Why we get Junk Mail (SPAM)

How Spammers Get Your Email Address

Spammers seem to have supernatural powers that enable them to guess email addresses accurately and quickly. But in reality, spammers harvest email addresses by pretty mundane means. You may even be contributing to the problem without realizing it. Here's the scoop on how spammers get email addresses, and steps you can take to protect your inbox.

Is Your Email Address Vulnerable to Spammers?

It can be maddening when your email inbox gets a fresh load of spam dumped into it. Equally frustrating is when spammers spoof your address as the sender, and your friends all start asking why YOU are sending them unwanted sales pitches for dubious products. Understanding how spammers get ahold of your email address can help to prevent both of these problems. Using web-crawling "spider" programs (not unlike the ones Google uses to index Webpages) spammers hunt down email addresses by looking for the telltale "@" symbol. Working swiftly and ceaselessly, spiders can harvest millions of email addresses automatically. To avoid being bitten by a spider, don't put your email address on the Web. That means not posting it to online forums or personal web pages. Scan the web with a Google search to see where your email address is available, and work towards becoming invisible. If you must make your email address visible in public, you can obscure your address by avoiding the "@" symbol, i.e., use "joe at byui dot edu" instead, or create an image with the address instead.

"Dictionary attacks" are another standard way to collect email addresses. Spammers generate emails to made-up addresses, accepting millions of bounce-backs in exchange for a handful of replies from valid addresses. That's why the first rule of dealing with spam is "don't reply to it." Doing so just tells the spammer that you are a "live one" and worth hitting with more spam.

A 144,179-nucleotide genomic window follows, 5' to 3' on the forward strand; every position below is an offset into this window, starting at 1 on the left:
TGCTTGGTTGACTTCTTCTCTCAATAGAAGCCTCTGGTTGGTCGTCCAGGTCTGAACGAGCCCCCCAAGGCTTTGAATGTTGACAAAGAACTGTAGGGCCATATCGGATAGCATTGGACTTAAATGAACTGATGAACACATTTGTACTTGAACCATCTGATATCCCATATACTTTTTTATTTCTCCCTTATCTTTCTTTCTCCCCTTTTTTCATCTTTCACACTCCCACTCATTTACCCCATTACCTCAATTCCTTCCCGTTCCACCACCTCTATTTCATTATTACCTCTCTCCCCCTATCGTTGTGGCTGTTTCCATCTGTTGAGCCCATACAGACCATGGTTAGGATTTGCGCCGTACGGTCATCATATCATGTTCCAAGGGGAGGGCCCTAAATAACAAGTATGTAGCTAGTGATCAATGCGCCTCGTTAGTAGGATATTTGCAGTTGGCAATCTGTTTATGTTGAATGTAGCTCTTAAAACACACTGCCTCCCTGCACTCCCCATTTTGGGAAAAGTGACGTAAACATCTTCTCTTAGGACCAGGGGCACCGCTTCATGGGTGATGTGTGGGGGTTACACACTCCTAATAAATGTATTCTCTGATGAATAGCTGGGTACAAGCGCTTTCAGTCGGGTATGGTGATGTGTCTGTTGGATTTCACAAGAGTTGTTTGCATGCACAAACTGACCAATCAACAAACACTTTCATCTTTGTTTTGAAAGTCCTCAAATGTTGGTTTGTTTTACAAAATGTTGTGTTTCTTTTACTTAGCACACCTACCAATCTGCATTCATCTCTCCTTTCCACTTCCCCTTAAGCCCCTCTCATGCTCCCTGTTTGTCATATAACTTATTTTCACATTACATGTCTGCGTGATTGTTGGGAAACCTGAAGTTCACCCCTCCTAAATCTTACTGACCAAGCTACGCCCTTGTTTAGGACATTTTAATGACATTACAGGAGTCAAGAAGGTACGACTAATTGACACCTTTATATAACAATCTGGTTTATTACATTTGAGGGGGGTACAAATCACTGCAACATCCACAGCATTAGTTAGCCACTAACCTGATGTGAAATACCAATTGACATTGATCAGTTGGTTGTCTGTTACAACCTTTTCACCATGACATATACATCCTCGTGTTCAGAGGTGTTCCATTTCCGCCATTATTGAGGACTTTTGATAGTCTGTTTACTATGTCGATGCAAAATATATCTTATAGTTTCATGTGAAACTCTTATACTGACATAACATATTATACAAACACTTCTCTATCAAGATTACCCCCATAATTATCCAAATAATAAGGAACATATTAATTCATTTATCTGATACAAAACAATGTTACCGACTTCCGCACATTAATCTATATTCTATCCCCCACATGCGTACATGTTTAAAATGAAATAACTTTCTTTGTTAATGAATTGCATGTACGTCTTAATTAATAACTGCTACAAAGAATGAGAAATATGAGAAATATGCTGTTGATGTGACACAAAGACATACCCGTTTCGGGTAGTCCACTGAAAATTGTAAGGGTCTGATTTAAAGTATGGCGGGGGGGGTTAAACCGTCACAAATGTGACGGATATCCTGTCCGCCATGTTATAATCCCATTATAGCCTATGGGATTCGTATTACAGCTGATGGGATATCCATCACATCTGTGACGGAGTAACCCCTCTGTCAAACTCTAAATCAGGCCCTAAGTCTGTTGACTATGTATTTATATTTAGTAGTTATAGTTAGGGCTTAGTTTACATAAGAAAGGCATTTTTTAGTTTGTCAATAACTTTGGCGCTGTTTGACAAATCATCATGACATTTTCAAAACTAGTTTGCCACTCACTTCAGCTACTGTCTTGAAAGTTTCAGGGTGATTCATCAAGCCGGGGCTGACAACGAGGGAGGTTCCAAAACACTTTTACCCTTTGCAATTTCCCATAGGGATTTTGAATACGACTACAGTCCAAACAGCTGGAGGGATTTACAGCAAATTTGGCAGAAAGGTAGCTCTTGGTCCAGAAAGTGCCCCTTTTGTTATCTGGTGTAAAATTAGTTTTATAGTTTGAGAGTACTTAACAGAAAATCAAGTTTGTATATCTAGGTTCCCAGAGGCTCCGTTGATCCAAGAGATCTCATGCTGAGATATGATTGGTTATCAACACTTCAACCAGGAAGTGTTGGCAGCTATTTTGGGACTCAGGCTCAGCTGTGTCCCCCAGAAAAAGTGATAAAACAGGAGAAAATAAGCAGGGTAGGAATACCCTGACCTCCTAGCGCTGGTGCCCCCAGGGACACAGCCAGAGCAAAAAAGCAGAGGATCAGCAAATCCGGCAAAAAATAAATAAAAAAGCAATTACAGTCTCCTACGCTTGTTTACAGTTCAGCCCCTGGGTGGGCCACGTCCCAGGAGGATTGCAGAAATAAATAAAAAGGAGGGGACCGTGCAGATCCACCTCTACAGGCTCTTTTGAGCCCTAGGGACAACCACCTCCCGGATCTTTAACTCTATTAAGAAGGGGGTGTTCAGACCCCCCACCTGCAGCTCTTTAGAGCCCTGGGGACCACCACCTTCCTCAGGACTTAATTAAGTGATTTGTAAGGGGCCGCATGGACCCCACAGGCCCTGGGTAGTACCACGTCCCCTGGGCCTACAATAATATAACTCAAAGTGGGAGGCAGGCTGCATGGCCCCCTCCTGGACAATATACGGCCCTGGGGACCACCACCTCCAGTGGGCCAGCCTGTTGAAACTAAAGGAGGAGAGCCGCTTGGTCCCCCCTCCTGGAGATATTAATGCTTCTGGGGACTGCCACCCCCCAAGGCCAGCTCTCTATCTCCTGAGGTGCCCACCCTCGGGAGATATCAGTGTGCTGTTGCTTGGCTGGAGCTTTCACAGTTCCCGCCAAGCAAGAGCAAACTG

Margaritaville? Huh?

With apologies to Jimmy Buffett, some people claim that there's a hacker to blame, but you know, it's your own &*%$ fault sometimes. Many people simply hand over their email addresses, no questions asked, just to get access to a contest, some free program, a ringtone, or other supposed "valuable prize." It's a good idea to have a "throwaway" email address that you can enter into Web forms, rather than using your everyday address. And if you have an email password that's easily guessable, spammers may hack into the email account and steal all of the contacts stored there. If your computer is not adequately protected from viruses, spyware and phishing attacks, all of the people in your email address bookare vulnerable to spam attacks as well. Some people believe that email forwards play into the hands of spammers, because they accumulate a large number of addresses as the message spreads from one person to another. I'm not so sure this actually works, because there's no easy mechanism for the bloated messages to return to the spammer. But I will certainly agree that blindly forwarding every silly story doesn't contribute anything positive to the Internet. Cambodian midgets fighting lions? Nigerian prince wants your help transferring money? Really?? If you're tempted to forward something that seems dubious, check it out on Snopes.com before hitting the Send button. Hacking into a major company's databases can yield millions of high-quality email addresses at once, not to mention even more valuable data such as credit card numbers, Social Security Numbers, etc. Not long ago, Chase Bank was hacked, and 76 million customer email addresses were exposed. It seems every month another massive data breach makes news, affecting millions of consumers. There's not much you can do to prevent this, except hope that the companies you do business with have good security protocols in place. Spammers also trade in lists of email addresses. A list of a million addresses goes for as little as $100. Some online crooks don't even mail spam, but make their living harvesting and trading email addresses. Your supposedly legitimate business associates (or any website where you hand out your email address) may be selling you out to spammers, though they may think of the spammers as "trusted partners." Before signing up to any mailing list, make sure you know what the email privacy policy is. Opt out of allowing your email address to be shared with third parties for any reason, if possible. It's almost impossible to hide your email address from spammers completely. At the least, you'll probably get a blind dictionary attack spam, eventually. But think before you give your email address to any website. The fewer entities that have your email address, the less spam you will receive. Keeping your own computer secured, and encouraging your friends and family to do likewise will also help.